To P/E Or Not To P/E

by: InvestorsEdge

Is the P/E ratio the best indicator to use to identify undervalued companies?

We test 9 popular ratios to see if they can successfully identify hidden gems.

We’ll show you a simple yet powerful trading strategy that has returned 17% a year since 2000.

(Update 7/3/2017 6:40 a.m. This article has been updated to correct several data errors in the original.)

The humble P/E ratio is possibly the most popular measure of valuation of a stock. In a very limited and admittedly unscientific poll, 5 of the top 10 trending articles on Seeking Alpha today at 2.25am ET mention the ratio and use it as part of the author's analysis and subsequent recommendations.

But is its popularity justified? Can the simple division of a stock's share price by its earnings add any value as we analyze a business? And if it does, is it the best metric to use?

Our Baseline

Let's see how the P/E ratio performs in real life; what would happen if each month we bought the 30 US stocks with the lowest P/E ratios?

We'll use the platform to simulate trading our strategies historically. More graphs and statistics on all the models that we discuss in this article can be accessed here (to view the tests performed on different ratios click on the history tab and navigate to a different model).

Let’s start by backtesting the following trading strategy:

  • Our tradeable universe will include all common stocks in the US with a minimum market capitalization of $50 million.
  • We will rebalance our portfolio on a monthly basis.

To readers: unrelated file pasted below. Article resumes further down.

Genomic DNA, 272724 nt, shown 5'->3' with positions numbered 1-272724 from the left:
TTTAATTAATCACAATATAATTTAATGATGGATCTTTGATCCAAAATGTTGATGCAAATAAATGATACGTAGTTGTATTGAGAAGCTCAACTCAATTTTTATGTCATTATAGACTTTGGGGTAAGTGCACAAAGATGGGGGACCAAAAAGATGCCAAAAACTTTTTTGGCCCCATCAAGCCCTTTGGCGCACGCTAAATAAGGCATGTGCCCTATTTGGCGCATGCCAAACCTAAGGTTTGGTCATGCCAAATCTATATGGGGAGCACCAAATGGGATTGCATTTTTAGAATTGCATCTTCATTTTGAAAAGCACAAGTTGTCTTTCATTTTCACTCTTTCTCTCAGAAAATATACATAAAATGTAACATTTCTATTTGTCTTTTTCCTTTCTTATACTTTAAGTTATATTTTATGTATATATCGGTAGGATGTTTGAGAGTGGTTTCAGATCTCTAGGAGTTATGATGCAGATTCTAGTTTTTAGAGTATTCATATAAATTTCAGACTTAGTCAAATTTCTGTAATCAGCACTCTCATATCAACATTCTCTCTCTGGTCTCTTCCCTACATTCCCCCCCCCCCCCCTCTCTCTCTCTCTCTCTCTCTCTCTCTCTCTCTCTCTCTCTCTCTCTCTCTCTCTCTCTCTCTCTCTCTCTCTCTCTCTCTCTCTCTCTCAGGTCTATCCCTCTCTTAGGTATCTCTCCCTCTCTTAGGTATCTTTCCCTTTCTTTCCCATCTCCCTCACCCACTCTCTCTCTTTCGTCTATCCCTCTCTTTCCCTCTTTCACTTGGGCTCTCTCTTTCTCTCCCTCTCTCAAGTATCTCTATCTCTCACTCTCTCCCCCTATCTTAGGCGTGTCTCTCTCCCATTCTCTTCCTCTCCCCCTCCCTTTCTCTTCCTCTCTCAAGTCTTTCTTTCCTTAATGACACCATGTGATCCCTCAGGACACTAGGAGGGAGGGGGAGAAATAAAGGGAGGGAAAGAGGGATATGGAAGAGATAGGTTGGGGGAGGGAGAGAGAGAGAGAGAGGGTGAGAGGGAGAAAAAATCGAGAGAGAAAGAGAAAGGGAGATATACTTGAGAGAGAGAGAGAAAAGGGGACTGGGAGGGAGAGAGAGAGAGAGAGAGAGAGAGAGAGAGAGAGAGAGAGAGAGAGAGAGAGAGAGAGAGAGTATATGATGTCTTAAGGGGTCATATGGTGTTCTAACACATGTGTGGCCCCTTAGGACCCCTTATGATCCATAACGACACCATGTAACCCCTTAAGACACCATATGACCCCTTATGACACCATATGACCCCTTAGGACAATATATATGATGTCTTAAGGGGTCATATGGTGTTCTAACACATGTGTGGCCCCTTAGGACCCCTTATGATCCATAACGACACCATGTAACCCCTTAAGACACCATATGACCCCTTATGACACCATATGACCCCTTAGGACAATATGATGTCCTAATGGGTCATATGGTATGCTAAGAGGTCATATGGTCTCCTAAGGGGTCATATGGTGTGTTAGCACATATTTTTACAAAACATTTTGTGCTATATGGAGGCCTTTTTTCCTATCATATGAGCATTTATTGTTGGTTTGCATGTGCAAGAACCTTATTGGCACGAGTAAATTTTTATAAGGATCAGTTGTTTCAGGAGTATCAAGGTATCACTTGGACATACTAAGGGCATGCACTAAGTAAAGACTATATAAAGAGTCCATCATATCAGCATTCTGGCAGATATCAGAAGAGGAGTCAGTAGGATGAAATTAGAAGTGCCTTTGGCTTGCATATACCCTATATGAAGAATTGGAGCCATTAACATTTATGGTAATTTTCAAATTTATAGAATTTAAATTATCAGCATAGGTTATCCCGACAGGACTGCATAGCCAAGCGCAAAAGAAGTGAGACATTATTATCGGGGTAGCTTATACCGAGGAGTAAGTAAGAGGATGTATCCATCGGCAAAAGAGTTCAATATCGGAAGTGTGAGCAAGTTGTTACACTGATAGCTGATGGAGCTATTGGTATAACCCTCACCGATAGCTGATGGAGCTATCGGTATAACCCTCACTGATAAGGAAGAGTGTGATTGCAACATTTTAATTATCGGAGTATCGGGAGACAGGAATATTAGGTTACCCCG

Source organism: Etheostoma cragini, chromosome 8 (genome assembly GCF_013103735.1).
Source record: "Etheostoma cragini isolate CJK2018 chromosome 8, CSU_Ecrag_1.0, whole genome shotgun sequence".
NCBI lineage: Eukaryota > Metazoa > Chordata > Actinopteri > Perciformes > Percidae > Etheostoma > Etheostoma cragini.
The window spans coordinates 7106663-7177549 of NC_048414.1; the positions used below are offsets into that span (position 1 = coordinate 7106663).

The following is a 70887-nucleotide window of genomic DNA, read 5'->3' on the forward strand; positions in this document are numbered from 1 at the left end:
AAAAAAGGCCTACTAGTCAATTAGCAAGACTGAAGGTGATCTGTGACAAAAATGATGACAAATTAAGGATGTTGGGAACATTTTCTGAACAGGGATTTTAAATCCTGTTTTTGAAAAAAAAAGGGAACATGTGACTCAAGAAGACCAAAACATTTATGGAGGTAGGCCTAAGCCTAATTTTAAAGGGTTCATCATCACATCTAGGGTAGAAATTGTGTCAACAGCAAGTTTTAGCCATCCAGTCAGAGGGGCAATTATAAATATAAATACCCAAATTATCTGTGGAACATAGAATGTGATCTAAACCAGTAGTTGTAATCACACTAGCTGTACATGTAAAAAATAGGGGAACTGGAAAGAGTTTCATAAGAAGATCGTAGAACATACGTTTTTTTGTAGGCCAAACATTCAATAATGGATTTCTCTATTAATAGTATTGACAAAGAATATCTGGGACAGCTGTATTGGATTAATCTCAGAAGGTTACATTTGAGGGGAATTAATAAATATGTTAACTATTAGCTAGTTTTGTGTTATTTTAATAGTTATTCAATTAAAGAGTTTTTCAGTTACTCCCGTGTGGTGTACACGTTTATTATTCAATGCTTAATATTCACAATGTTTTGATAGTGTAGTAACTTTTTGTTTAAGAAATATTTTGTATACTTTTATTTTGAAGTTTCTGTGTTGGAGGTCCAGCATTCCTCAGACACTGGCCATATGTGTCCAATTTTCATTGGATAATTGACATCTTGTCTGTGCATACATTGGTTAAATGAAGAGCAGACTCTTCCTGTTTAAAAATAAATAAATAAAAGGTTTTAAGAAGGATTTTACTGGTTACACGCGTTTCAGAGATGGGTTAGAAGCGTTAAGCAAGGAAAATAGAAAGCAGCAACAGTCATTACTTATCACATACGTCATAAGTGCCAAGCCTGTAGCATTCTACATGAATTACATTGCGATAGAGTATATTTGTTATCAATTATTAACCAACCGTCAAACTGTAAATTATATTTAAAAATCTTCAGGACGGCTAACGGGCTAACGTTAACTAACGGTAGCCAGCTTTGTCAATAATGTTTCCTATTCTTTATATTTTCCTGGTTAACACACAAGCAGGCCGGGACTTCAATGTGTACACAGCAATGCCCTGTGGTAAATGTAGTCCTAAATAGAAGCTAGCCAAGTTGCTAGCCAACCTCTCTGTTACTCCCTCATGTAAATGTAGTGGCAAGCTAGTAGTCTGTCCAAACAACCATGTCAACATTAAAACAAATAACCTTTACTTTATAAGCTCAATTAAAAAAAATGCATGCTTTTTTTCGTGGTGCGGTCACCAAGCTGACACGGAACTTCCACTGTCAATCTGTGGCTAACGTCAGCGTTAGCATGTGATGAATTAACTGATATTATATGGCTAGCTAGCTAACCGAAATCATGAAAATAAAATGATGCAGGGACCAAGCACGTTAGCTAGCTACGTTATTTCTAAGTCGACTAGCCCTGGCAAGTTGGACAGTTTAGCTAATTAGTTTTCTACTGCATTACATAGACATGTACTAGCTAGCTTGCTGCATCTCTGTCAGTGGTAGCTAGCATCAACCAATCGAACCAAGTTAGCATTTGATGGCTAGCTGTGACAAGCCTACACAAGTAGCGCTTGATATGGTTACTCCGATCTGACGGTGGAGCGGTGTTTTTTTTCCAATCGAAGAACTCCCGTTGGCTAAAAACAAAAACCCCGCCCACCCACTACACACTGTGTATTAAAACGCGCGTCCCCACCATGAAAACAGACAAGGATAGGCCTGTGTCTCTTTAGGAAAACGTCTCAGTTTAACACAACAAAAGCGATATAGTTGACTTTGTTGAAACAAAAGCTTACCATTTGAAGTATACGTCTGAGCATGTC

• At each rebalance point we will buy the 30 stocks with the lowest P/E ratio.
  • Each transaction will cost a flat fee of $7.
  • We will simulate using a Market On Close order to buy stocks at their closing price on the next trading day after the rebalance.

Here's how the strategy performed, benchmarked against the S&P 500: P/E ratio performance

Our strategy would have given us a return of just 2% a year over the 17 year test period, which is pretty awful when compared to the S&P 500 which has managed a 3% annual gain over the same period. P/E Ratio Drawdowns

The drawdowns chart highlights the issue. The above chart shows the drops in value of our simulated portfolio – this is not a strategy that will help you sleep well at night.

Ok, a quick glance at the statistics tells us that the P/E ratio doesn't exactly give us stellar returns - what other factors can we use?

Back to Basics

Let's start our analysis by working out what we are trying to achieve with our ratios. First and foremost, financial ratios allow us to compare the historical and/or estimated performance of securities from different industries to each other.

Secondly, ratios are also often used to imply or predict imminent changes in share price. In the experiment above we are hypothesizing that the stocks with the lowest P/E values will see an above average gain in their share prices over others at each monthly rebalance of the strategy.

So, how do other ratios stack up against the P/E ratio?

Ratio comparison Above you can see the results of re-running our backtest and substituting the P/E ratio with a series of 7 other factors. You can see the gray P/E line wasn’t the worst performing factor.





















Price / Cashflow





Price / Sales




















Price to FCF





PEG Ratio

The PEG Ratio takes the P/E ratio and divides it by the consensus analyst estimate for future earnings growth (we have used the estimated 1 year EPS figure in our model).

Using the PEG ratio would have destroyed the vast majority of our capital within 4 years.


Price to Book represents the value per share left over for shareholders if the company was liquidated. This factor has the lowest win rate (the percentage of winning positions vs losing ones) out of the whole study, and once again would have destroyed our capital within 4 years.

Price to Cash Flow

Cash flow represents the total amount of cash and equivalents being transferred into and out of the business. Companies with low price to cash flow levels are possibly undervalued as they have low prices and proportionately high levels of cash flows that can be reinvested.

Price to Sales